Posts Tagged bigotry
The other day a friend of mine said that, although she didn’t agree with his theology, Mark Driscoll was a pretty smart guy. I agreed. Boy, were we wrong:
‘Should Christians stay away from yoga because of its demonic roots? Totally. Yoga is demonic,’ Driscoll said. ‘If you just sign up for a little yoga class, you’re signing up for a little demon class.’
I guess he’s an expert. Right. Better warn those taking the weekly yoga class in my church. They have been acting sort of…spooky.
I’m not saying that Driscoll has a low I.Q. – I’m sure that’s not the case. But the above statement sure doesn’t make him sound very smart. It’s the kind of thing that a lot of religious people are saying these days about other traditions, practices and beliefs that they apparently know next to nothing about. It’s the kind of remark that someone who thinks he has all the right answers will make. Stupid and…bigoted.
I suspect that Driscoll (like his fellow Calvinist, Al Mohler) is sure that yoga is demonic because of it’s “non-Christian” roots in Hinduism. (Though he just might feel that yoga is not ‘macho’ enough for him.) To folks like this, any spiritual (or psychological) practice not based on the Bible is demonic, so it only follows that it’s practitioners are worshiping and serving Satan. A major problem with this position (aside from the arrogance) is that many, if not most, of the critics’ own beliefs and practices are not strictly Biblical. At least that’s what the majority of their Christian brothers and sisters think, even if they are too polite to say so. Some, who are not so polite (like me ) might suggest that it is Driscoll and friends who are actually following Satan, since Satan is a clever Hebrew metaphor for the selfish and frightened ego.
This idea that yoga is a way to allow demons access to our minds has been a staple of Christian pop-culture for some time and it’s a mainstay of Christian suspense fiction. But is it any coincidence that in the past few months ‘evangelical’ leaders have begun speaking out against a practice that is so closely identified with Hinduism? I don’t want to sound cynical, but have the hordes of Christian Islamophobes softened up the playing field for a more spirited condemnation of other non-Christians? (If so, then their fellow-traveling Jewish Islamophobes might want to be careful.)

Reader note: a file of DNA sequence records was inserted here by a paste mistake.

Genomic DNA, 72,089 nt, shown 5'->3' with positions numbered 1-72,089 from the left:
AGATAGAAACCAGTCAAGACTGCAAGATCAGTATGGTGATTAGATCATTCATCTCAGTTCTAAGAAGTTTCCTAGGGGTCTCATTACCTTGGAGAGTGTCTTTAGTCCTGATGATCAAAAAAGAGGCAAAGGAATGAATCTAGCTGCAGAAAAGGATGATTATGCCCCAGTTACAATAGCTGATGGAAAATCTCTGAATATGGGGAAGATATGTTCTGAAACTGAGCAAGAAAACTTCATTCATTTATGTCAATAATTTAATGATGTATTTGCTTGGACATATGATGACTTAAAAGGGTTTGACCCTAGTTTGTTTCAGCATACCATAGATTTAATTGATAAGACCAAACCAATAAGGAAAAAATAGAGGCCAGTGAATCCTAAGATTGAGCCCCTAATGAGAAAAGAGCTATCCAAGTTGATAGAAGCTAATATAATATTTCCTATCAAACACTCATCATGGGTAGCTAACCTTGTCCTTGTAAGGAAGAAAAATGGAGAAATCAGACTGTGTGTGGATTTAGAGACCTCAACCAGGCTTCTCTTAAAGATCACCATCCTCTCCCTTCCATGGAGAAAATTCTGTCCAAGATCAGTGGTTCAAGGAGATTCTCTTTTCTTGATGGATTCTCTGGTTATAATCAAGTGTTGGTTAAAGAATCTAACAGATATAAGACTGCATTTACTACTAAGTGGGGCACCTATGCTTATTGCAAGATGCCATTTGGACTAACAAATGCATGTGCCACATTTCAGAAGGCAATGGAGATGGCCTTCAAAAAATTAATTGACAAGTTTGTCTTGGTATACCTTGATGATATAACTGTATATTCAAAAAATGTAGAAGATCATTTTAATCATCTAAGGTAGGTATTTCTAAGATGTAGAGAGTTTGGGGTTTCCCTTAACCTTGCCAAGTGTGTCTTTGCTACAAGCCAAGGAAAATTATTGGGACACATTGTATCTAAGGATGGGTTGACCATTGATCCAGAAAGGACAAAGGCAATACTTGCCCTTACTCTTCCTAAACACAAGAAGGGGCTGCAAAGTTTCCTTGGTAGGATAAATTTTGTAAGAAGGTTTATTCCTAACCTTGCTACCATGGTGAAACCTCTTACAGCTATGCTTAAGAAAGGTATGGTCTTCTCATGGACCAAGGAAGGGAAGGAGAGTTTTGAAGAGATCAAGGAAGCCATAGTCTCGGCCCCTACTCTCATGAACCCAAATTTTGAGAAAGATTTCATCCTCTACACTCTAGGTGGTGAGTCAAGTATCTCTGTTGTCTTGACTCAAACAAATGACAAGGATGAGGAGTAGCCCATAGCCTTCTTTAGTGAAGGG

Many of the people who have taken hip-shots at other religions really should know better. Graduates of divinity schools, colleges and universities – you wonder if any of them had ever taken a comparative religion course. But then some of those who teach comparative religions at the college level can miss the forest for the trees when it comes to faith. Though not bigoted they may be prejudiced, tending to see every religion as monolithic (or almost so) – each devotee devoted to the same set of doctrines and imagining the same image of God: all Muslims striving for world domination, all Hindus as polytheists, all Christians believing Jesus is the sacrificial Son of God etc. Certainly a minister like Driscoll should know better -he just needs to look around at his fellow Christians. Consider how there is such a diversity of theological opinion and such a lack of consensus on who Jesus was and what he said and did. How some Christians might even accuse Driscoll of idolatry – an artist’s conception of Jesus on his tee-shirt. He should ponder that a while before he gives into the temptation to tilt at other spiritual windmills.
Actually, maybe a little yoga would help. He’s already hooked into the Christian pop-culture passion for avatars
Dr. Laura Shlessinger resigned from radio yesterday after a controversy erupted over her use of the “N-word”. I haven’t heard the transcripts, but apparently when advising a caller on how to deal with racial discrimination, she used the N-word 11 times in the span of five minutes.
National furor erupted when Schlessinger used the N-word 11 times in five minutes during a call August 10 with an African-American caller who was seeking advice on how to deal with racist comments from her white husband’s friends and relatives. The conversation evolved into a discussion on whether it’s appropriate to ever use the word, with Schlessinger arguing it’s used on HBO and by black comedians.
Schlessinger apologized the following day, saying “I was attempting to make a philosophical point, and I articulated the N-word all the way out — more than one time. And that was wrong. I’ll say it again — that was wrong.”
While Schlessinger told King on Tuesday that she was still “regretful” over the incident, she said she feels her freedom of speech rights “have been usurped by angry, hateful groups who don’t want to debate — they want to eliminate.”
“I decided it was time to move on to other venues where I could say my peace and not have to live in fear anymore,” she said.
Fair enough, I guess, if Dr. Laura had advised a real “patient”, one that she had taken the time to know, within the confines of her office. But did she forget that she was on radio?
More importantly, as a popular “psychologist”, doesn’t she realize that one word can have completely different meanings depending upon who says it? (Though perhaps we shouldn’t be too surprised: her doctoral thesis was on the “Effects of Insulin on 3-0-Methylglucose Transport in Isolated Rat Adipocytes”). A lot of people apparently don’t understand this linguistic rule, either. Her argument, that it is acceptable for white people to use the ‘N-word’ because many black people do so, is one that I hear regularly. And it is one that completely ignores the realities of life.